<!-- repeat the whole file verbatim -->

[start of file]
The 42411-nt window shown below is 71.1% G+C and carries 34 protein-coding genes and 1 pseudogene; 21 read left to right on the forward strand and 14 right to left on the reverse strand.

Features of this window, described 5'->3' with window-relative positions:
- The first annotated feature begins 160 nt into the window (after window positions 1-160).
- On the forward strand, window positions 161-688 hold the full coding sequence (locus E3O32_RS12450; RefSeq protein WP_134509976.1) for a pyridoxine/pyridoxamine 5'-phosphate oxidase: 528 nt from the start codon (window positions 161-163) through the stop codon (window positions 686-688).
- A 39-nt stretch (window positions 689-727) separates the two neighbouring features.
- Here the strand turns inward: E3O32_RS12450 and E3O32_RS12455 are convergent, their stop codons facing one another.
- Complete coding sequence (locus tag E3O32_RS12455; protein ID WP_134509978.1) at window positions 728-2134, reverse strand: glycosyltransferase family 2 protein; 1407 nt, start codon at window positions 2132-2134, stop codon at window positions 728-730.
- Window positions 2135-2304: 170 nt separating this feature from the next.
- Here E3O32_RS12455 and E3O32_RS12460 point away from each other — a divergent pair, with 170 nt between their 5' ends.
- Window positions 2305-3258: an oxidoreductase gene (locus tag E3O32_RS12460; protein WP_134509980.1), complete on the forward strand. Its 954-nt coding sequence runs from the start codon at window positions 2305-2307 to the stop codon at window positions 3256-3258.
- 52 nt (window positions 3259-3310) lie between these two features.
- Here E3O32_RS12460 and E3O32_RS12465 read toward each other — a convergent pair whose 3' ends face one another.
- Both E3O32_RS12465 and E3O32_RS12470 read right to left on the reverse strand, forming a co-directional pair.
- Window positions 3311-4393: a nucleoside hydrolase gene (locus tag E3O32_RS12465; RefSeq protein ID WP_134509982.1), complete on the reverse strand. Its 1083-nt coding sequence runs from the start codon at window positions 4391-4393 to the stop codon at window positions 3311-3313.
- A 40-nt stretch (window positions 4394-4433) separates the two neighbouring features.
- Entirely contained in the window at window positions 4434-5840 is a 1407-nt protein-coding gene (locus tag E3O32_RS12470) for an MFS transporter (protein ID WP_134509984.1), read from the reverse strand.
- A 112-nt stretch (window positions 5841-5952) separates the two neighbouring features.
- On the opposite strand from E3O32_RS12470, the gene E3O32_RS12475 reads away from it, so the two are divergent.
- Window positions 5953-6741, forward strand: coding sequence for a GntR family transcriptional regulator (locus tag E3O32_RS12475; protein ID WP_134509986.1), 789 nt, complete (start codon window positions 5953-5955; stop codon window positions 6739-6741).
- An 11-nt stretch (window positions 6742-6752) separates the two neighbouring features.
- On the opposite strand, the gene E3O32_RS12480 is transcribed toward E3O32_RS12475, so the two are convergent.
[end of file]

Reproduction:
The 42411-nt window shown below is 71.1% G+C and carries 34 protein-coding genes and 1 pseudogene; 21 read left to right on the forward strand and 14 right to left on the reverse strand.

Features of this window, described 5'->3' with window-relative positions:
- The first annotated feature begins 160 nt into the window (after window positions 1-160).
- On the forward strand, window positions 161-688 hold the full coding sequence (locus E3O32_RS12450; RefSeq protein WP_134509976.1) for a pyridoxine/pyridoxamine 5'-phosphate oxidase: 528 nt from the start codon (window positions 161-163) through the stop codon (window positions 686-688).
- A 39-nt stretch (window positions 689-727) separates the two neighbouring features.
- Here the strand turns inward: E3O32_RS12450 and E3O32_RS12455 are convergent, their stop codons facing one another.
- Complete coding sequence (locus tag E3O32_RS12455; protein ID WP_134509978.1) at window positions 728-2134, reverse strand: glycosyltransferase family 2 protein; 1407 nt, start codon at window positions 2132-2134, stop codon at window positions 728-730.
- Window positions 2135-2304: 170 nt separating this feature from the next.
- Here E3O32_RS12455 and E3O32_RS12460 point away from each other — a divergent pair, with 170 nt between their 5' ends.
- Window positions 2305-3258: an oxidoreductase gene (locus tag E3O32_RS12460; protein WP_134509980.1), complete on the forward strand. Its 954-nt coding sequence runs from the start codon at window positions 2305-2307 to the stop codon at window positions 3256-3258.
- 52 nt (window positions 3259-3310) lie between these two features.
- Here E3O32_RS12460 and E3O32_RS12465 read toward each other — a convergent pair whose 3' ends face one another.
- Both E3O32_RS12465 and E3O32_RS12470 read right to left on the reverse strand, forming a co-directional pair.
- Window positions 3311-4393: a nucleoside hydrolase gene (locus tag E3O32_RS12465; RefSeq protein ID WP_134509982.1), complete on the reverse strand. Its 1083-nt coding sequence runs from the start codon at window positions 4391-4393 to the stop codon at window positions 3311-3313.
- A 40-nt stretch (window positions 4394-4433) separates the two neighbouring features.
- Entirely contained in the window at window positions 4434-5840 is a 1407-nt protein-coding gene (locus tag E3O32_RS12470) for an MFS transporter (protein ID WP_134509984.1), read from the reverse strand.
- A 112-nt stretch (window positions 5841-5952) separates the two neighbouring features.
- On the opposite strand from E3O32_RS12470, the gene E3O32_RS12475 reads away from it, so the two are divergent.
- Window positions 5953-6741, forward strand: coding sequence for a GntR family transcriptional regulator (locus tag E3O32_RS12475; protein ID WP_134509986.1), 789 nt, complete (start codon window positions 5953-5955; stop codon window positions 6739-6741).
- An 11-nt stretch (window positions 6742-6752) separates the two neighbouring features.
- On the opposite strand, the gene E3O32_RS12480 is transcribed toward E3O32_RS12475, so the two are convergent.